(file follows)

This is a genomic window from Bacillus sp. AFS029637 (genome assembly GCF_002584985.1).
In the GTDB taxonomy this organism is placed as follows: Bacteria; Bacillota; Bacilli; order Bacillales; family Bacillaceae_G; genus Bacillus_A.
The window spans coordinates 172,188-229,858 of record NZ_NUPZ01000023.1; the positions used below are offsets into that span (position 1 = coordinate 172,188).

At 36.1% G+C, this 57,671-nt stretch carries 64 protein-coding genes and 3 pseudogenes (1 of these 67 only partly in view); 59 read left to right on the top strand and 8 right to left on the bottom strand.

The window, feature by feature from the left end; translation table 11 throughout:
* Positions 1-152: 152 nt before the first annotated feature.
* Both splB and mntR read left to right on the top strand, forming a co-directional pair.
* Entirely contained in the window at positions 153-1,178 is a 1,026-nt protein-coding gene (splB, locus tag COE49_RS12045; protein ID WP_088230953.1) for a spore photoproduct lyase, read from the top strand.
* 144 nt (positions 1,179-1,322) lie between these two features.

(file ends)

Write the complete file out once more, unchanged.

This is a genomic window from Bacillus sp. AFS029637 (genome assembly GCF_002584985.1).
In the GTDB taxonomy this organism is placed as follows: Bacteria; Bacillota; Bacilli; order Bacillales; family Bacillaceae_G; genus Bacillus_A.
The window spans coordinates 172,188-229,858 of record NZ_NUPZ01000023.1; the positions used below are offsets into that span (position 1 = coordinate 172,188).

At 36.1% G+C, this 57,671-nt stretch carries 64 protein-coding genes and 3 pseudogenes (1 of these 67 only partly in view); 59 read left to right on the top strand and 8 right to left on the bottom strand.

The window, feature by feature from the left end; translation table 11 throughout:
* Positions 1-152: 152 nt before the first annotated feature.
* Both splB and mntR read left to right on the top strand, forming a co-directional pair.
* Entirely contained in the window at positions 153-1,178 is a 1,026-nt protein-coding gene (splB, locus tag COE49_RS12045; protein ID WP_088230953.1) for a spore photoproduct lyase, read from the top strand.
* 144 nt (positions 1,179-1,322) lie between these two features.